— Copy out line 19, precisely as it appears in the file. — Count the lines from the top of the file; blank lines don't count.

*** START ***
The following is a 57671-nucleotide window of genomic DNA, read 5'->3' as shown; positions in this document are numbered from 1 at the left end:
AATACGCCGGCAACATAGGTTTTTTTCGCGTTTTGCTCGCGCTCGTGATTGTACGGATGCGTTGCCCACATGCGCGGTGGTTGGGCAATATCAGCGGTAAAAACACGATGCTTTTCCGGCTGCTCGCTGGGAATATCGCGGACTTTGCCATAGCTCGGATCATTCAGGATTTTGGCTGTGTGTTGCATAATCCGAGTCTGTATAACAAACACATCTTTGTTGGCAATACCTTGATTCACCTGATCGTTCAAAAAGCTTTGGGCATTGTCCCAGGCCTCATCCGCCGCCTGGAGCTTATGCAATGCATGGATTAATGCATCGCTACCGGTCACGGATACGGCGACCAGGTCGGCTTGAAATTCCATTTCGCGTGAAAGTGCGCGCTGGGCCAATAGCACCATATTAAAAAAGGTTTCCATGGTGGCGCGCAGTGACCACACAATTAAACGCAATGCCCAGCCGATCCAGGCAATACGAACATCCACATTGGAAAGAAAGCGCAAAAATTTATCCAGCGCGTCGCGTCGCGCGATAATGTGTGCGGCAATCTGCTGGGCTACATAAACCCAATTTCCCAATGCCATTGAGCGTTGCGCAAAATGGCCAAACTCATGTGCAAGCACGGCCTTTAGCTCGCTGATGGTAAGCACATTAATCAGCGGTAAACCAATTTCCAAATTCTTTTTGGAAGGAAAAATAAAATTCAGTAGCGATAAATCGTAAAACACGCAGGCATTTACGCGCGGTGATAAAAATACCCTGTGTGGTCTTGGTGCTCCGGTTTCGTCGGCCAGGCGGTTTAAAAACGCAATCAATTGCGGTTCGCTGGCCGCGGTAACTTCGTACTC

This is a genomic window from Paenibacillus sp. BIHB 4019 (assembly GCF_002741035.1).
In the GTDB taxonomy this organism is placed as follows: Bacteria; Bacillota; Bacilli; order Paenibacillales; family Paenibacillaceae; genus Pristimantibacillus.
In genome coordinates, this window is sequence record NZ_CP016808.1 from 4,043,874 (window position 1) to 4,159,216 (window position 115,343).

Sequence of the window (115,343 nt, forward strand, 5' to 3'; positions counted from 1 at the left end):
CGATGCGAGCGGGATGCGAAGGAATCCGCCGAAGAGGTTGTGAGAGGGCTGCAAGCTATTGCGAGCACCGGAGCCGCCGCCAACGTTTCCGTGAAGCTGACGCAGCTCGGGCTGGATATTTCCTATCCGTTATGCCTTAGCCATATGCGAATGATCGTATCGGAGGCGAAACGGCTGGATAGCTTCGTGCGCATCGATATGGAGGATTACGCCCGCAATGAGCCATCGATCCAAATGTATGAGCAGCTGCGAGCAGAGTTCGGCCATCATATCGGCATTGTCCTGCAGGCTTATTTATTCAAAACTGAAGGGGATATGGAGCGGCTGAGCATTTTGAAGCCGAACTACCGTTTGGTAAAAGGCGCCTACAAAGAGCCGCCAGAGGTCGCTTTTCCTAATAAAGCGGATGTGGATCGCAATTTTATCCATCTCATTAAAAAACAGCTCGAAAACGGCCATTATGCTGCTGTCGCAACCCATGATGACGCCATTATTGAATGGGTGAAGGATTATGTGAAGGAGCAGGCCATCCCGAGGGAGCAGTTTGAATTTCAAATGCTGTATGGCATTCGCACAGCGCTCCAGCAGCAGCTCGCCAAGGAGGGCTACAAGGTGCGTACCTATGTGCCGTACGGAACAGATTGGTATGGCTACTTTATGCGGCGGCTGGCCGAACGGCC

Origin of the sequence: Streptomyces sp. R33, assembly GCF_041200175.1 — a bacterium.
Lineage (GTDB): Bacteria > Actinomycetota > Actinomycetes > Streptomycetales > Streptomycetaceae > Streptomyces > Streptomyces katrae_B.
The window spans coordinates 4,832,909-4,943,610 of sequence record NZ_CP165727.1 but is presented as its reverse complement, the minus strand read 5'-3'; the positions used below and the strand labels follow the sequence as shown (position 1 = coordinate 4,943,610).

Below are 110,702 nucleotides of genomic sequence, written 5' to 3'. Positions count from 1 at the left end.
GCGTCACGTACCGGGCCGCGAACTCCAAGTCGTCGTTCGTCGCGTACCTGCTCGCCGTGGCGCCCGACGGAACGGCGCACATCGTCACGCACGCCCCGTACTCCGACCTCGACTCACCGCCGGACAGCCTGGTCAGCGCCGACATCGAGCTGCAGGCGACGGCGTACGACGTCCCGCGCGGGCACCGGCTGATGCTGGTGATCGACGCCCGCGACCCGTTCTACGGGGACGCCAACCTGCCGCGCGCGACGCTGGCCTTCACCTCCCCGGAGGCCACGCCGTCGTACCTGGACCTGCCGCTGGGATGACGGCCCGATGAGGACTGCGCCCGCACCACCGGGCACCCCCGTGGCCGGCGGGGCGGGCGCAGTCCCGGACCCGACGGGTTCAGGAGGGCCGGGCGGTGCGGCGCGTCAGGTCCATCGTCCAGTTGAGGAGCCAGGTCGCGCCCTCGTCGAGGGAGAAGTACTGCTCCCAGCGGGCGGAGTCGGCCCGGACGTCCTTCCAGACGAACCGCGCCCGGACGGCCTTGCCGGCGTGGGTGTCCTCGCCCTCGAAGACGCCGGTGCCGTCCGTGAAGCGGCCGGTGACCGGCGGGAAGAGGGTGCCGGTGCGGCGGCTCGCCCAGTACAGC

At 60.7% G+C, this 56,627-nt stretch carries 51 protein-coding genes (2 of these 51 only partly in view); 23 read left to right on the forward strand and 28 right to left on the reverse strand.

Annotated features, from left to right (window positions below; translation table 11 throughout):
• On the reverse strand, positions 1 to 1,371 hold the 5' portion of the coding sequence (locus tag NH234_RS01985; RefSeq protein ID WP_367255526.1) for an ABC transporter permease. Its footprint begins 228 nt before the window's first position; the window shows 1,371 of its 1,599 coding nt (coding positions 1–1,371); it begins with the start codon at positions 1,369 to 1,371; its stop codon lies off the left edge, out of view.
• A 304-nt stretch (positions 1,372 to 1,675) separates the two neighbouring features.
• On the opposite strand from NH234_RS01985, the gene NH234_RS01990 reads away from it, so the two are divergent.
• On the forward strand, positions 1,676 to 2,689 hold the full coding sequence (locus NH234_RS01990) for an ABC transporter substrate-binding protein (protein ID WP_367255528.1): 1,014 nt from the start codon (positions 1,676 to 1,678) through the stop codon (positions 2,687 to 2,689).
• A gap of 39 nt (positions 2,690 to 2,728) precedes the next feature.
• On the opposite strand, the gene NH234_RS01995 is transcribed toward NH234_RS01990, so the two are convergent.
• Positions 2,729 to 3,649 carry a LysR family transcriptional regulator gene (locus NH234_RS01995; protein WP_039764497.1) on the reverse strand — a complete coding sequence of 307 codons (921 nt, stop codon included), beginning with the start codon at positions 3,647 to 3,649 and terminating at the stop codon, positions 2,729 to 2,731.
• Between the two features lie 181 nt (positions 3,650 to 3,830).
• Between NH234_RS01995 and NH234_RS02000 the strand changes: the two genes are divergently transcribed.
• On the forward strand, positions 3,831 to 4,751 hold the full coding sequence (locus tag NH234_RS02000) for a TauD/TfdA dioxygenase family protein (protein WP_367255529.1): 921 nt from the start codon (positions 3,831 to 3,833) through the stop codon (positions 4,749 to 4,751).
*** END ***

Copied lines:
• A gap of 39 nt (positions 2,690 to 2,728) precedes the next feature.